St. Modestus the Archbishop of Jerusalem

Saint Modestus, Archbishop of Jerusalem, was born into a Christian family in Cappadocian Sebasteia (Asia Minor). From his youth he felt a strong attraction towards strict monastic life. Saint Modestus accepted monastic tonsure. Afterwards, he became head of the monastery of Saint Theodosius the Great in Palestine. At this time (the year 614), military forces of the Persian ruler Chosroes fell upon Syria and Palestine, killing ninety thousand Christians and destroying Christian churches. Patriarch Zacharias of Jerusalem and a multitude of Christians were taken into captivity, along with the Cross of the Lord. Saint Modestus was entrusted to govern the Jerusalem Church temporarily as locum tenens of the patriarchal cathedra.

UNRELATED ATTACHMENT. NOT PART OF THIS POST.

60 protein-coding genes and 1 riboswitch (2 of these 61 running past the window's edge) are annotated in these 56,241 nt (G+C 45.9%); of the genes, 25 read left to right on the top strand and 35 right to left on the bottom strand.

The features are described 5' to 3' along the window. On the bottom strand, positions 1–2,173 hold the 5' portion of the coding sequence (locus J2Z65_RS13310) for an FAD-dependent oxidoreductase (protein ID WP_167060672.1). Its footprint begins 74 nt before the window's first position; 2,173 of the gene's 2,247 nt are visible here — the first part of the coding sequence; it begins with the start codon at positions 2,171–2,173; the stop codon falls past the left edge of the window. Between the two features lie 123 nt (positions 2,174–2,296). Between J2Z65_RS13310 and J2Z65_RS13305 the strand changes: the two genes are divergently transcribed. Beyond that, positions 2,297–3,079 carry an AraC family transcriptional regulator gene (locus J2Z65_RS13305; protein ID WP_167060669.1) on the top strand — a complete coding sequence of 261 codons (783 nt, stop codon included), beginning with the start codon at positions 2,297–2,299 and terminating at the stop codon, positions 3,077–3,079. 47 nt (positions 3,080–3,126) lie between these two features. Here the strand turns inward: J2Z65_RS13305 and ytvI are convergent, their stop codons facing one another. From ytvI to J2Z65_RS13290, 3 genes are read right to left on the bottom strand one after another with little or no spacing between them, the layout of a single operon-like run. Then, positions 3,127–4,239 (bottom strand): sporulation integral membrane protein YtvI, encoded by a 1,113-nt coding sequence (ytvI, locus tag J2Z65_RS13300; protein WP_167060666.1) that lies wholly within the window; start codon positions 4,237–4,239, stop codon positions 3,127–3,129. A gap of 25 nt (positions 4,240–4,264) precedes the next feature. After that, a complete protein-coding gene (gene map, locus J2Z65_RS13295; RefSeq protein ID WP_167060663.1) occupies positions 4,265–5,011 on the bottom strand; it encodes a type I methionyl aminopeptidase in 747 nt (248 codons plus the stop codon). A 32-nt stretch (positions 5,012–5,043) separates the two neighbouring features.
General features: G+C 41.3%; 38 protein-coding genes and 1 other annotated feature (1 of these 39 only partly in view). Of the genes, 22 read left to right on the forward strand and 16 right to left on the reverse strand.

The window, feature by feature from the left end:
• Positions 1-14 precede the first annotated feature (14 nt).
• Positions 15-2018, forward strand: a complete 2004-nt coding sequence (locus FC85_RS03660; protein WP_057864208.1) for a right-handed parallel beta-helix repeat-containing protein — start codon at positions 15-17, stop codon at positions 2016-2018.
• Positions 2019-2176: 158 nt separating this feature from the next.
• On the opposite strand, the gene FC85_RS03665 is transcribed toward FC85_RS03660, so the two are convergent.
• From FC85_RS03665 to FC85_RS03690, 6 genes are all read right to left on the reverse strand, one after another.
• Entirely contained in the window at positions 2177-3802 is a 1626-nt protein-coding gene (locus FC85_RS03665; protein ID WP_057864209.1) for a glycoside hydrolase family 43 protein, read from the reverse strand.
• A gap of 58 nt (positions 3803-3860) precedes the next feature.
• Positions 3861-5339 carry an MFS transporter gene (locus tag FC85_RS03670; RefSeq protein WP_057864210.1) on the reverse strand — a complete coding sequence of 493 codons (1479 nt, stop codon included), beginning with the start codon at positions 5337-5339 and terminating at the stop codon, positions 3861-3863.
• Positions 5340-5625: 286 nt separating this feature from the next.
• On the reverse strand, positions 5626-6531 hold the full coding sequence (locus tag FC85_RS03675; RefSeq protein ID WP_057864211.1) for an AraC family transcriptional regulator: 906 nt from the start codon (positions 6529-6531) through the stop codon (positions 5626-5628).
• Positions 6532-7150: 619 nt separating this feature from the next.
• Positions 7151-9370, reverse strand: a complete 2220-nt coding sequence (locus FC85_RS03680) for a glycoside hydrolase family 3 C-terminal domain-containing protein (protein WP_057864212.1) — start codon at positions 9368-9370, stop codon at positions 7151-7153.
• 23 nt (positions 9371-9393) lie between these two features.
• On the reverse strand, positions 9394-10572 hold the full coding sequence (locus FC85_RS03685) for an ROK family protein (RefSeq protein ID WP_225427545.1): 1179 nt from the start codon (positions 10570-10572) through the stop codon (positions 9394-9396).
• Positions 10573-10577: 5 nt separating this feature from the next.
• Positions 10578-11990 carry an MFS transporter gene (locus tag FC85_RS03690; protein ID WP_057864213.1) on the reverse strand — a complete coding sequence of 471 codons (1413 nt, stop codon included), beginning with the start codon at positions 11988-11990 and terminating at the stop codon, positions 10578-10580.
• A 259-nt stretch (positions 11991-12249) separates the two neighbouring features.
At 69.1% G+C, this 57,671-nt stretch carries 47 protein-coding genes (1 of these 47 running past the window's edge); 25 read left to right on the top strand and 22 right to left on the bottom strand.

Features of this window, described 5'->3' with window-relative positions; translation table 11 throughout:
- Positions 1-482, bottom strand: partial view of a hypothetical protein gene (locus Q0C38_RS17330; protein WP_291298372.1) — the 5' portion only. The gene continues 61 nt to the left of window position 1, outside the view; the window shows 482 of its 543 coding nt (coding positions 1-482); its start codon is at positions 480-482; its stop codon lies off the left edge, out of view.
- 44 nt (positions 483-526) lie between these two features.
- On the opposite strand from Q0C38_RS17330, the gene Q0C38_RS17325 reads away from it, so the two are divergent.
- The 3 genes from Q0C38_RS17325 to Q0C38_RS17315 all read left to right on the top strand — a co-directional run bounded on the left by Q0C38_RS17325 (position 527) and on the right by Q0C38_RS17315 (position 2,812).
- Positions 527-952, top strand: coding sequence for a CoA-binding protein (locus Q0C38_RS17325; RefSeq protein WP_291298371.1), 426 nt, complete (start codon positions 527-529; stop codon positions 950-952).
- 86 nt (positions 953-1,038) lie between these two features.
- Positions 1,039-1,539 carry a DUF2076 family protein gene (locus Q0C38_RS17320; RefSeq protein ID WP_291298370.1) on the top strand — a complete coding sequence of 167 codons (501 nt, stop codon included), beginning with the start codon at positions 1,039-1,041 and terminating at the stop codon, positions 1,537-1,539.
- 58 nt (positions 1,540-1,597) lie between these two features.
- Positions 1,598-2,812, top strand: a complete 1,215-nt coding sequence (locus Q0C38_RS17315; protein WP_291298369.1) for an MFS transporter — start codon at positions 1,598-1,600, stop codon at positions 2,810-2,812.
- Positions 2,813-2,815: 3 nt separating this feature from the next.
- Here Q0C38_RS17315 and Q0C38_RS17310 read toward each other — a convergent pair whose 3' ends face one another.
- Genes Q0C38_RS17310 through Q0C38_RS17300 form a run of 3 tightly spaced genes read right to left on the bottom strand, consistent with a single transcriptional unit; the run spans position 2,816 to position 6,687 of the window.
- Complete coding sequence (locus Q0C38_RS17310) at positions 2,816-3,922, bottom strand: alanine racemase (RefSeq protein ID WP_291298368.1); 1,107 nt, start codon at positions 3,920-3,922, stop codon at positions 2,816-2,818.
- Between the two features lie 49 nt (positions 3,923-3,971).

With the help of Patriarch John the Merciful of Alexandria (November 12), Saint Modestus set about restoring devastated Christian shrines, among which was the Sepulchre of the Lord. He reverently buried the murdered monks from the monastery of Saint Sava the Sanctified.

After fourteen years, Patriarch Zacharias returned from captivity with the Cross of the Lord, and after his death Saint Modestus became Patriarch of Jerusalem. Saint Modestus died at age 97 in the year 634.